NZ dollar holds above 71 US cts
NZ dollar holds above 71 US cts amid unwinding of short greenback positions
By Paul McBeth
Dec. 21 (BusinessWire) – The New Zealand dollar held above 71 U.S. cents as investors continue to unwind their short positions in the greenback to lock in gains from higher-yielding, or riskier, assets that have surged from their lows earlier this year.
Short positions, where investors sell an asset in the expectation they can buy it back at a cheaper price, in the U.S. were slashed by 75% to some 45,000 contracts since the start of December, according to a U.S. Commodities Futures Trading Commission report. The Dollar Index, a measure of the greenback against a basket of five currencies, rose 0.3% to 77.77, and was supported by reports that Iranian troops had entered a disputed oil-field in Iraq.
“With speculative market positioning now looking a bit more balanced, currency markets may settle down a bit this week,” said Danica Hampton, senior currency strategist at Bank of New Zealand. “However, the fundamental backdrop remains relatively supportive for the NZD” with third quarter gross domestic product and current account data likely to show an improving economy, she said.
The kiwi slipped to 71.08 U.S. cents from 71.16 cents last week and edged down to 64.64 on the trade-weighted index, or TWI, a measure of the currency against a basket of six trading partners, from 64.81. It rose to 64.26 yen from 64.13 yen on Friday, and declined to 79.61 Australian cents from 80 cents. It increased to 49.56 euro cents from 49.44 cents last week, and gained to 44 pence from 43.87 pence.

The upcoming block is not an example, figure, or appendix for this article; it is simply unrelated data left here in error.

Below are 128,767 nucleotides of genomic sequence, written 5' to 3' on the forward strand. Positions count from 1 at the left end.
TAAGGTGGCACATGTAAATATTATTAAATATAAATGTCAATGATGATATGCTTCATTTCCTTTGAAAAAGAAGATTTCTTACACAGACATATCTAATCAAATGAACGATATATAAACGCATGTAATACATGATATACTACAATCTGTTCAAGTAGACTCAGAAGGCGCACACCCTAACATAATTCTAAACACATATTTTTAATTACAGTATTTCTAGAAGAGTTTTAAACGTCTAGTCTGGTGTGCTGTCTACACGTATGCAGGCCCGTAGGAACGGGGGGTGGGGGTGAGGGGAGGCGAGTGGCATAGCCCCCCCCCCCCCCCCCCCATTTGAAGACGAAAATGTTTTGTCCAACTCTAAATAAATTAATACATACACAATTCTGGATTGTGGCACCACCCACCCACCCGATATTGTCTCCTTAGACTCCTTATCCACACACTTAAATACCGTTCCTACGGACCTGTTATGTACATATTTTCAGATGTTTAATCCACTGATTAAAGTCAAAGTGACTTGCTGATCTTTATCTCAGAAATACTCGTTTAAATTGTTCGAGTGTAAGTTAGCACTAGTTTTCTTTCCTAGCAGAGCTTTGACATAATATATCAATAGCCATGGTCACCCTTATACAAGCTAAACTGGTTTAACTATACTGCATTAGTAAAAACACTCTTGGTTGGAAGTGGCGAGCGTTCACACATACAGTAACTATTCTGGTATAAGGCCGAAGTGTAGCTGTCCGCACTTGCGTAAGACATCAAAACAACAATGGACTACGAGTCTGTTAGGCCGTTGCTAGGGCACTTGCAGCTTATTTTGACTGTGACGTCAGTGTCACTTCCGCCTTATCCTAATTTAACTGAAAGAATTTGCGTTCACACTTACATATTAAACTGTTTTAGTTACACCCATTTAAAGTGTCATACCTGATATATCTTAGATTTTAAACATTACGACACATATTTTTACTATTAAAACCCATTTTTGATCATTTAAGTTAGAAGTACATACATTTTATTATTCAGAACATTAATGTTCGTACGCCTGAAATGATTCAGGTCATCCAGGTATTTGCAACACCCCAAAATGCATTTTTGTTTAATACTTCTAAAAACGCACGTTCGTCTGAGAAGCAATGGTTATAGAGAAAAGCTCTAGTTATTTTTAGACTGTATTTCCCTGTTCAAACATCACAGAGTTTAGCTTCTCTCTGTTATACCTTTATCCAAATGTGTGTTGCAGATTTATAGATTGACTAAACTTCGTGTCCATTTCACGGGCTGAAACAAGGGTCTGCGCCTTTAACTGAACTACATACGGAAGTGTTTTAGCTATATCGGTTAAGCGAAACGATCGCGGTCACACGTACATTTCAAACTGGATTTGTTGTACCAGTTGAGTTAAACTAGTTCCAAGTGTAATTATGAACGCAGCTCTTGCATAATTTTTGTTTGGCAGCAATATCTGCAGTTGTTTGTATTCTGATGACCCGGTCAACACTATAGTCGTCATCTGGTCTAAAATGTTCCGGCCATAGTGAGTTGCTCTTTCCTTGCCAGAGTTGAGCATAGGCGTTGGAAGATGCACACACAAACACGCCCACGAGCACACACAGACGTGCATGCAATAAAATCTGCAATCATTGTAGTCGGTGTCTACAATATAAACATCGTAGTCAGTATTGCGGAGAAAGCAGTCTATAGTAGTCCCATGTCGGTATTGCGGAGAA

Tim Kelleher, vice president of institutional banking and markets at Commonwealth Bank of Australia, said the kiwi tested the 70.50 U.S. cents level for the third or fourth time over the weekend, and it “needs to break 70 to get going lower.” He expects it will trade between 70 cents and 72.50 cents today.
Investors ignored upbeat German business confidence, and focused on news the European Central Bank increased its expectations for bank writedowns in the Euro-zone to 553 billion euros from 488 billion euros predicted in June.
Traders have been switching out of the euro and “putting their money into Swiss safe havens” as they exit higher yielding investments, Kelleher said. The kiwi sank to 0.7386 Swiss francs from 0.7406 francs on Friday.